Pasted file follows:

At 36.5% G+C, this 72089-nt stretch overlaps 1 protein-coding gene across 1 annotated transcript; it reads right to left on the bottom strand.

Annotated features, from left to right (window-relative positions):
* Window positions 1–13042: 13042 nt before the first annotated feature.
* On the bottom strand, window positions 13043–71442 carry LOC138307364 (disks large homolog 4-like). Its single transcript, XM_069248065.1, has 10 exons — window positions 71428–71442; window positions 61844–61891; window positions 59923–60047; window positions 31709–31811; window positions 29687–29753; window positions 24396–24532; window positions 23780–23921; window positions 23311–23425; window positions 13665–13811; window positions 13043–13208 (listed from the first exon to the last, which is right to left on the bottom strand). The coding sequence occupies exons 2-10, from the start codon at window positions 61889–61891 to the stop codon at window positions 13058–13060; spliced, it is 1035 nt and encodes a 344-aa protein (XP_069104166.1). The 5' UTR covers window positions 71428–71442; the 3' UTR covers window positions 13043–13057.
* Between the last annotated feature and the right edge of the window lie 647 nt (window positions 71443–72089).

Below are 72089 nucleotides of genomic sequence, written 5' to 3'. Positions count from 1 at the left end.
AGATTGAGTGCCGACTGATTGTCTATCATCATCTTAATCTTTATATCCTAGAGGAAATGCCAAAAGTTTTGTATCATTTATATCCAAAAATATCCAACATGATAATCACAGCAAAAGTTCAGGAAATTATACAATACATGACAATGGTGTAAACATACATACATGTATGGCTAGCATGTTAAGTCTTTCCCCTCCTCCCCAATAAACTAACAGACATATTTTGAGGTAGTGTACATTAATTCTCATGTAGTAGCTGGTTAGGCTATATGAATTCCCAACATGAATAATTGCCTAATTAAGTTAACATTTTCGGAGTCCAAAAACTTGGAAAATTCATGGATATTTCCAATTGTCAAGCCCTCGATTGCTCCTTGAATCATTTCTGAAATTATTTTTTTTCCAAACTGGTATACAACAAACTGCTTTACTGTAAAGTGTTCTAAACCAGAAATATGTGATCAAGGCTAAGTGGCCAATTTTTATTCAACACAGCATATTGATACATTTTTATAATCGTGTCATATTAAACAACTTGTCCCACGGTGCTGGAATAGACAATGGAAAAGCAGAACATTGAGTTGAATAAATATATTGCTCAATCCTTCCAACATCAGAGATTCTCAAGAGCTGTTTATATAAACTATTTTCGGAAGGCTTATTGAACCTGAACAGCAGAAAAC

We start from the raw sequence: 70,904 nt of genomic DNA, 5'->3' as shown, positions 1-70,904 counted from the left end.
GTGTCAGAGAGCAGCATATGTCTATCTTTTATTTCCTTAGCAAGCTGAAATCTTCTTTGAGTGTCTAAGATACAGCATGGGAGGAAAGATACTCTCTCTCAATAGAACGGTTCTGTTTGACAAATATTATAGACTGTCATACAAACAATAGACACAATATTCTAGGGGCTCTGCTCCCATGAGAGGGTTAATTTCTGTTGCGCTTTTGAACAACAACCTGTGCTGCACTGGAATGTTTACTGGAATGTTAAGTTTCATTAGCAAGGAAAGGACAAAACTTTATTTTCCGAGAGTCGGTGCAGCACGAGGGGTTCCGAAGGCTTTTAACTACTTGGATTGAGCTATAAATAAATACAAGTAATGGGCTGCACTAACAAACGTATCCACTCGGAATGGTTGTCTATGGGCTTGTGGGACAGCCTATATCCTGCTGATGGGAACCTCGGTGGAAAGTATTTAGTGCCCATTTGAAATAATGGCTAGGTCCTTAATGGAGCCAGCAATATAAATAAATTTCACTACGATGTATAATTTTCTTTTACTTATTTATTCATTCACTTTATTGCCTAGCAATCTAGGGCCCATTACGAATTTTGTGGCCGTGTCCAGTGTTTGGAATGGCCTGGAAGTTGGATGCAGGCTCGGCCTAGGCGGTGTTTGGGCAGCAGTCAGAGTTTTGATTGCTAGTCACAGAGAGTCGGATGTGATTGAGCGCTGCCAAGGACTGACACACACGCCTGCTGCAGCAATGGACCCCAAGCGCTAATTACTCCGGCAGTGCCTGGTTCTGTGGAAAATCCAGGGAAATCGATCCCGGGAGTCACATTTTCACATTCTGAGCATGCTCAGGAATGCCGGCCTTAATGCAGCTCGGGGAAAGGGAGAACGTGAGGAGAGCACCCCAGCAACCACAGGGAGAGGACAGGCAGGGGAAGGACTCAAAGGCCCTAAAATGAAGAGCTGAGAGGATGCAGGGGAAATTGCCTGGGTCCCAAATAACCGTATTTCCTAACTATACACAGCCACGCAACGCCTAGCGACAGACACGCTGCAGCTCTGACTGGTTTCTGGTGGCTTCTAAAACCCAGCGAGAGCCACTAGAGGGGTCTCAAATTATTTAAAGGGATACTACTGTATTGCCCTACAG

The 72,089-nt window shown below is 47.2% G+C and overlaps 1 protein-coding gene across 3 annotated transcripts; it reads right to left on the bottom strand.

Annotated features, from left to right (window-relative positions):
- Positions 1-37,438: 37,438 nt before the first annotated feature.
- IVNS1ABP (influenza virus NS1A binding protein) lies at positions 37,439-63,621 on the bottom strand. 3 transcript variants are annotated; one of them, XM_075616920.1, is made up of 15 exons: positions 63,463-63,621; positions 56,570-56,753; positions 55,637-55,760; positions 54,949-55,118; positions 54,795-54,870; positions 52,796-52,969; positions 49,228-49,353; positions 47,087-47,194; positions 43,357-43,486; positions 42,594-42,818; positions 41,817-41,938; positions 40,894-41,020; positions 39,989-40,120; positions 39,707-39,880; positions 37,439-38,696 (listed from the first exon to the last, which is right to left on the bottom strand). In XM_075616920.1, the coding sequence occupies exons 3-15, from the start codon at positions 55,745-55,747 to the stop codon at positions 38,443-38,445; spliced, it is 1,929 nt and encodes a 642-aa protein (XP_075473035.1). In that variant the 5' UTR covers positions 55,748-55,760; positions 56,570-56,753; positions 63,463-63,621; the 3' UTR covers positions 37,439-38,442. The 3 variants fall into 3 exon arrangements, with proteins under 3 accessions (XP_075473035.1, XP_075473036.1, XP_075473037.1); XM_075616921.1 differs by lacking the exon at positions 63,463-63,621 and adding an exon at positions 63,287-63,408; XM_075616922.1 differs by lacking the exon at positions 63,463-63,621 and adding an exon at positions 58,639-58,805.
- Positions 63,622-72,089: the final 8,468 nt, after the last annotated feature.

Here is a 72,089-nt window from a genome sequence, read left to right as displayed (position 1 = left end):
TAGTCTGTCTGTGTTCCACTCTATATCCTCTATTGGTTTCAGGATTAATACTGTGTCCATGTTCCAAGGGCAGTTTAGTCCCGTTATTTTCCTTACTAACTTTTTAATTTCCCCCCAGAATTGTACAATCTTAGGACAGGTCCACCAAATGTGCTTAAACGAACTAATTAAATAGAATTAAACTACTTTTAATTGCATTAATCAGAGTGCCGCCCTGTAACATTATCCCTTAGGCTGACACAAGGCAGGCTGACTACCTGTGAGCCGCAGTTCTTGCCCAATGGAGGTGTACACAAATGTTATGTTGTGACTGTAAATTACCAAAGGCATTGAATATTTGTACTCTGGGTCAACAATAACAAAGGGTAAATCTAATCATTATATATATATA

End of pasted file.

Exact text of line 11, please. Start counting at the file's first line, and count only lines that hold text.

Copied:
Annotated features, from left to right (window-relative positions):